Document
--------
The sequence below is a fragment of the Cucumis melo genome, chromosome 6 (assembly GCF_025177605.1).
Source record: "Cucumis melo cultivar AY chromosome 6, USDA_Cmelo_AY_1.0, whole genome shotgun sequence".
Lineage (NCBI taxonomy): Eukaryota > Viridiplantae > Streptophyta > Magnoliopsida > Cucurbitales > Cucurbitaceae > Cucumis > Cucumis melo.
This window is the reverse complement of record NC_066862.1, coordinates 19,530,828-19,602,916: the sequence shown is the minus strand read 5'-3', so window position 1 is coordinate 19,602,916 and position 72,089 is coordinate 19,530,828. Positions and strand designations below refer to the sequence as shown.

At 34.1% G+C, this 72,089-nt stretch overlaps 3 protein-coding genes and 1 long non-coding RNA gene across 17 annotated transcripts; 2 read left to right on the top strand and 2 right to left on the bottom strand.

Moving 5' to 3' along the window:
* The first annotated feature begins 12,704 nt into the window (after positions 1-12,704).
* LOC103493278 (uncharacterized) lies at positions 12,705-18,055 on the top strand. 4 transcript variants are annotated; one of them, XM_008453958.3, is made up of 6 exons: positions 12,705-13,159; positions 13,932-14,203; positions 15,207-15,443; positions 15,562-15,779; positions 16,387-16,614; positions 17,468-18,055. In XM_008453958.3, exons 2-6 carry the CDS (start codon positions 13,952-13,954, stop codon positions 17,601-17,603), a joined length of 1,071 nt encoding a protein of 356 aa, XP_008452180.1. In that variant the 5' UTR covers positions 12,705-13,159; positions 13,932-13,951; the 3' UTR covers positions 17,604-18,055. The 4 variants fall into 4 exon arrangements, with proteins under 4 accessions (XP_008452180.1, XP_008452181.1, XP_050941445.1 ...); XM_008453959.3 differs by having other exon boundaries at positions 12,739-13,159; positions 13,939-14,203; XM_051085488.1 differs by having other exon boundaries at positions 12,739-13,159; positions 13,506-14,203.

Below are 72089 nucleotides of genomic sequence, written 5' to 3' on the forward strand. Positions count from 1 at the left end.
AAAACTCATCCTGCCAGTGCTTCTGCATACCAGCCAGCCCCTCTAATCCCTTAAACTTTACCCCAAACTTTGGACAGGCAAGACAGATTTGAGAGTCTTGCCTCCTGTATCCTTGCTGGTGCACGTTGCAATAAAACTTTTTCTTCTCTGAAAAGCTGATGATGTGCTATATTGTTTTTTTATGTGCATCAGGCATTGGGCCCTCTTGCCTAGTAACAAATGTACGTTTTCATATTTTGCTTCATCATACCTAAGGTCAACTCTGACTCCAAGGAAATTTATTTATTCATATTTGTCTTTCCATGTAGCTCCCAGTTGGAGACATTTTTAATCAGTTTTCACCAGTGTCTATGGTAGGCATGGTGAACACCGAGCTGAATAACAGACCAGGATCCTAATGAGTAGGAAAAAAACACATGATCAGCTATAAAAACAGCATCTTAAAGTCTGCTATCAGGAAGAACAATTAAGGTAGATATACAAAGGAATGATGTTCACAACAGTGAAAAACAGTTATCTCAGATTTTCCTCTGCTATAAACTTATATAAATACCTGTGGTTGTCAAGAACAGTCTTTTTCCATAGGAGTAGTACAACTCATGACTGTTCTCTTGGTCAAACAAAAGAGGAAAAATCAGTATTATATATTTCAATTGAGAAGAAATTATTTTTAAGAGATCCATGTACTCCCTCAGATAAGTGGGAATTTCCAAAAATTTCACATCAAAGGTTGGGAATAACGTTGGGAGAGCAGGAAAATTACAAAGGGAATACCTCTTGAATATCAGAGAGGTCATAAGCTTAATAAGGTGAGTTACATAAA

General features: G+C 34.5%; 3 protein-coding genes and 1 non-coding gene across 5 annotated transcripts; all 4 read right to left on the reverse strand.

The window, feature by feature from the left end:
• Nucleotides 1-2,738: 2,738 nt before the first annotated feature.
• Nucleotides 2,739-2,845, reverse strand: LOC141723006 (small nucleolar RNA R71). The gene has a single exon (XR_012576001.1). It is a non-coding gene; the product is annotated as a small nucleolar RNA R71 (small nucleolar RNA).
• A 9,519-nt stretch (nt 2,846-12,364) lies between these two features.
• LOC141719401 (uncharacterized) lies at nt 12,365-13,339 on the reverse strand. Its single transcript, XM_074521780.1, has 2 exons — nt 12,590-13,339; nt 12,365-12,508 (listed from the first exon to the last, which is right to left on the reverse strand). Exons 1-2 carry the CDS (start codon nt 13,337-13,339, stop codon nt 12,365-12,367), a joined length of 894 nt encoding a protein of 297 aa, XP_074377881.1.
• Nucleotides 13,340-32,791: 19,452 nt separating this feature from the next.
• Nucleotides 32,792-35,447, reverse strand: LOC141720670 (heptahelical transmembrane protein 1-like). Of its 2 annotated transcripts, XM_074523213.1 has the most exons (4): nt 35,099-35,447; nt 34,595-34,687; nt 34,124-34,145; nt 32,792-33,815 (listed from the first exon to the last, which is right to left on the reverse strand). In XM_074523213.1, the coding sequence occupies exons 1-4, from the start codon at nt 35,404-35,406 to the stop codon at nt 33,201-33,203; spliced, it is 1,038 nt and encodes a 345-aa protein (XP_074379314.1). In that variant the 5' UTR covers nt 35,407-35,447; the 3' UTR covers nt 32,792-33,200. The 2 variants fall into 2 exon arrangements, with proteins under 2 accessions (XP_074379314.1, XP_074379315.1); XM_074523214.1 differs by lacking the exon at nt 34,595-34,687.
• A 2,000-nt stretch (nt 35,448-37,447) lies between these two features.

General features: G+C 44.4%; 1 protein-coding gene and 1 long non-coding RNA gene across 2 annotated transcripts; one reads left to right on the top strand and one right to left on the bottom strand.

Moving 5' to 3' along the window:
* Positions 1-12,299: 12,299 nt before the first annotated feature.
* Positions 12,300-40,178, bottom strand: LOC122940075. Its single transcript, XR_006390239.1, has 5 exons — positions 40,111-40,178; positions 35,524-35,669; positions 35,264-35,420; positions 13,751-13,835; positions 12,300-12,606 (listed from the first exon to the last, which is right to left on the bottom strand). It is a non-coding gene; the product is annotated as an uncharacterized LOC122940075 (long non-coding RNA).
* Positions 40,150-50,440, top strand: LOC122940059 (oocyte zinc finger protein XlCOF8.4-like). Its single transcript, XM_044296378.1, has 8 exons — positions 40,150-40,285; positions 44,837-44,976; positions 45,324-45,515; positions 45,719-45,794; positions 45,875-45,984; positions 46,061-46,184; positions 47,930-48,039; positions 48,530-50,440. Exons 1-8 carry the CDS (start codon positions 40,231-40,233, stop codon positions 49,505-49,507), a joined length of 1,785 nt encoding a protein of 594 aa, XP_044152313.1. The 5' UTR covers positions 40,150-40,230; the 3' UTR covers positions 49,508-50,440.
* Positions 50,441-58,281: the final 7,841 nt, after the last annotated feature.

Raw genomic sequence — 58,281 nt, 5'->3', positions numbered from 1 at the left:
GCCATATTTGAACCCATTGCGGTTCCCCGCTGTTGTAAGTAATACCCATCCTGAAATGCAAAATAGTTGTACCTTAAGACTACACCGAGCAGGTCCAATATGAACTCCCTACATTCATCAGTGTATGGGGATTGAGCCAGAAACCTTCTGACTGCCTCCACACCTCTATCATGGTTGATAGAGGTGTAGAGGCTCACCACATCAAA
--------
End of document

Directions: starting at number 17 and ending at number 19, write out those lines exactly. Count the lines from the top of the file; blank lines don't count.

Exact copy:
• Nucleotides 13,340-32,791: 19,452 nt separating this feature from the next.
• Nucleotides 32,792-35,447, reverse strand: LOC141720670 (heptahelical transmembrane protein 1-like). Of its 2 annotated transcripts, XM_074523213.1 has the most exons (4): nt 35,099-35,447; nt 34,595-34,687; nt 34,124-34,145; nt 32,792-33,815 (listed from the first exon to the last, which is right to left on the reverse strand). In XM_074523213.1, the coding sequence occupies exons 1-4, from the start codon at nt 35,404-35,406 to the stop codon at nt 33,201-33,203; spliced, it is 1,038 nt and encodes a 345-aa protein (XP_074379314.1). In that variant the 5' UTR covers nt 35,407-35,447; the 3' UTR covers nt 32,792-33,200. The 2 variants fall into 2 exon arrangements, with proteins under 2 accessions (XP_074379314.1, XP_074379315.1); XM_074523214.1 differs by lacking the exon at nt 34,595-34,687.
• A 2,000-nt stretch (nt 35,448-37,447) lies between these two features.